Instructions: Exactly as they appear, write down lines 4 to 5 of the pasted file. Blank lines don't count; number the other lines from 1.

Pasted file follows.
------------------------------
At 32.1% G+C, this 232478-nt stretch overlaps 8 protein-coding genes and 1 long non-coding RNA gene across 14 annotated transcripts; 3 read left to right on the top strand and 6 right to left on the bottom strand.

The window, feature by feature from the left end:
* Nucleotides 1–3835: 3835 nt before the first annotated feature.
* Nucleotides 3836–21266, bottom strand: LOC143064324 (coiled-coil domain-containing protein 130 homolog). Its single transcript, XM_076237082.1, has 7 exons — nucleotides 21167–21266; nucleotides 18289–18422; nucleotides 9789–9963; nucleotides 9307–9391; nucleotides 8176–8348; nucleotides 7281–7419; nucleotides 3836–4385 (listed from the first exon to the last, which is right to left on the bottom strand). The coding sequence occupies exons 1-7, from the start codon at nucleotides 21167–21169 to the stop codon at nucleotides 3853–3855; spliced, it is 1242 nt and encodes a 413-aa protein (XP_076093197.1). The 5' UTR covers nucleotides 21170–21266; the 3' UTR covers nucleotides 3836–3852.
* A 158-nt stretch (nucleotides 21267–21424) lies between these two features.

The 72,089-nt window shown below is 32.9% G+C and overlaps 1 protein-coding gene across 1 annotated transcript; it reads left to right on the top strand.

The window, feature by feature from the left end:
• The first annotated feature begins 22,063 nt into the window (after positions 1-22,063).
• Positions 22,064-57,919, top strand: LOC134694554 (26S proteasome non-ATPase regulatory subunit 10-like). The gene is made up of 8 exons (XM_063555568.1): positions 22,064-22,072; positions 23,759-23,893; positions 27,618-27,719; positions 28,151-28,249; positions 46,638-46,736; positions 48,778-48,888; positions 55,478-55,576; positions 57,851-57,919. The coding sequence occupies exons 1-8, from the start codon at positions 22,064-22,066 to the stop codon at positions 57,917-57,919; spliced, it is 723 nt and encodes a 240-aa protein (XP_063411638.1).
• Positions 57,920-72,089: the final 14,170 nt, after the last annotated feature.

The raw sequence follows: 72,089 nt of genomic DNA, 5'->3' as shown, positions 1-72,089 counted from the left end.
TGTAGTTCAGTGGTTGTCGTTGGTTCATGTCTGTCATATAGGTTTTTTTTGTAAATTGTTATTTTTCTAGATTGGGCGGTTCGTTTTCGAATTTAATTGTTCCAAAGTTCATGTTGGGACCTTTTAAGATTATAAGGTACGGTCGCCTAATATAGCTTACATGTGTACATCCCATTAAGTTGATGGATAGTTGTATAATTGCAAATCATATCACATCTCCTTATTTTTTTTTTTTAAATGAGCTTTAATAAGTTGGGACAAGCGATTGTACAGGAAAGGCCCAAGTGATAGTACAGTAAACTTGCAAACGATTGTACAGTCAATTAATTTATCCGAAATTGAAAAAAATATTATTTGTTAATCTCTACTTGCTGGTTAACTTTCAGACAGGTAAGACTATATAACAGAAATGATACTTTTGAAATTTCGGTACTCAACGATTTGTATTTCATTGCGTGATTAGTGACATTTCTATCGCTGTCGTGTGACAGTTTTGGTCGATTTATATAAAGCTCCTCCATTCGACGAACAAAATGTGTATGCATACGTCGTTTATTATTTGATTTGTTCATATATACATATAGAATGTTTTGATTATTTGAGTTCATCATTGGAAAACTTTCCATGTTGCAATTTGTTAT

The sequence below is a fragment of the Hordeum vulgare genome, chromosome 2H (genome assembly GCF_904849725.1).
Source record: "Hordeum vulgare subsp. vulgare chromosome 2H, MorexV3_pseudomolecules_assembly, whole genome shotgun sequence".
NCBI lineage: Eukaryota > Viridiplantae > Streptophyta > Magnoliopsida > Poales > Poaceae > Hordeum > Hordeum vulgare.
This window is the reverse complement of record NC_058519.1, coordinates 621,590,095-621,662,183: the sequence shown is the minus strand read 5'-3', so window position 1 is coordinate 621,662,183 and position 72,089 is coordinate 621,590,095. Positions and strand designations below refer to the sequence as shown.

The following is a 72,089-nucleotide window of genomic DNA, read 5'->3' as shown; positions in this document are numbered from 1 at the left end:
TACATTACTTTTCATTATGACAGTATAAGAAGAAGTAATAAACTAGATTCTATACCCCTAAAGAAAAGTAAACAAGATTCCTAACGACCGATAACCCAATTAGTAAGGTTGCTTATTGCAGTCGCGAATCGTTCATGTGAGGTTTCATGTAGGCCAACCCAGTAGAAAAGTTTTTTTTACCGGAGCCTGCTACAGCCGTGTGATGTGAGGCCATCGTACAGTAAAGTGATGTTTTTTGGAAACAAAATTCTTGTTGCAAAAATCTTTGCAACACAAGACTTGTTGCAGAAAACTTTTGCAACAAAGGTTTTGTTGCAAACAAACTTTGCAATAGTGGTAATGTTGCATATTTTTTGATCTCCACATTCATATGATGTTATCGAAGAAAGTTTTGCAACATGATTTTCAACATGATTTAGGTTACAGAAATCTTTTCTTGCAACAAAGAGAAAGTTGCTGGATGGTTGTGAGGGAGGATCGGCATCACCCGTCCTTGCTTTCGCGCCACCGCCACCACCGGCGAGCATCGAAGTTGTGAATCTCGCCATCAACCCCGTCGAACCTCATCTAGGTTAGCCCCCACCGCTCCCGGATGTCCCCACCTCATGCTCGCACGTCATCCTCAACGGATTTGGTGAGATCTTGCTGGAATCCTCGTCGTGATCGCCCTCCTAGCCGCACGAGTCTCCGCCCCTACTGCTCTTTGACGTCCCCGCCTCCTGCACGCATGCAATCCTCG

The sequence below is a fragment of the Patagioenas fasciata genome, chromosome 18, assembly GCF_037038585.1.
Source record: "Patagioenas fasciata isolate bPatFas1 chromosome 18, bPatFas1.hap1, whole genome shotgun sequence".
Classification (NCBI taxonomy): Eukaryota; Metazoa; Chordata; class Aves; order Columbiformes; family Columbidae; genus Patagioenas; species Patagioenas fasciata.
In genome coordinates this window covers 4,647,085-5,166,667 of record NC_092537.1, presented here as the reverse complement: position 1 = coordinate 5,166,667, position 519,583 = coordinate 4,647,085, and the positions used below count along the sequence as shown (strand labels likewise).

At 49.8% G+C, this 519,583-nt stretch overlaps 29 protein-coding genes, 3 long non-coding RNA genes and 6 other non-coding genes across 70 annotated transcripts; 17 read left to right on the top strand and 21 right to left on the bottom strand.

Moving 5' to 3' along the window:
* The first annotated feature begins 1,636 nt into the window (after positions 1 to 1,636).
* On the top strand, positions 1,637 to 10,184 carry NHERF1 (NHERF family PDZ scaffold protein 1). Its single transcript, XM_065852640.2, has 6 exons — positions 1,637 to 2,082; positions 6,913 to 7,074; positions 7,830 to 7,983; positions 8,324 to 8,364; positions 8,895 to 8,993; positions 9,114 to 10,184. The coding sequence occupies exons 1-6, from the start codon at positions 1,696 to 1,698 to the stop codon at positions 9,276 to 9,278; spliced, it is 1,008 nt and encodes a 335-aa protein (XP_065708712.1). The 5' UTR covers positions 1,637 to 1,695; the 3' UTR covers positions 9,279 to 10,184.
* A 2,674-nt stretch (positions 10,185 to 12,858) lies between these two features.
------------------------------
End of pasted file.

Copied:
* Nucleotides 3836–21266, bottom strand: LOC143064324 (coiled-coil domain-containing protein 130 homolog). Its single transcript, XM_076237082.1, has 7 exons — nucleotides 21167–21266; nucleotides 18289–18422; nucleotides 9789–9963; nucleotides 9307–9391; nucleotides 8176–8348; nucleotides 7281–7419; nucleotides 3836–4385 (listed from the first exon to the last, which is right to left on the bottom strand). The coding sequence occupies exons 1-7, from the start codon at nucleotides 21167–21169 to the stop codon at nucleotides 3853–3855; spliced, it is 1242 nt and encodes a 413-aa protein (XP_076093197.1). The 5' UTR covers nucleotides 21170–21266; the 3' UTR covers nucleotides 3836–3852.
* A 158-nt stretch (nucleotides 21267–21424) lies between these two features.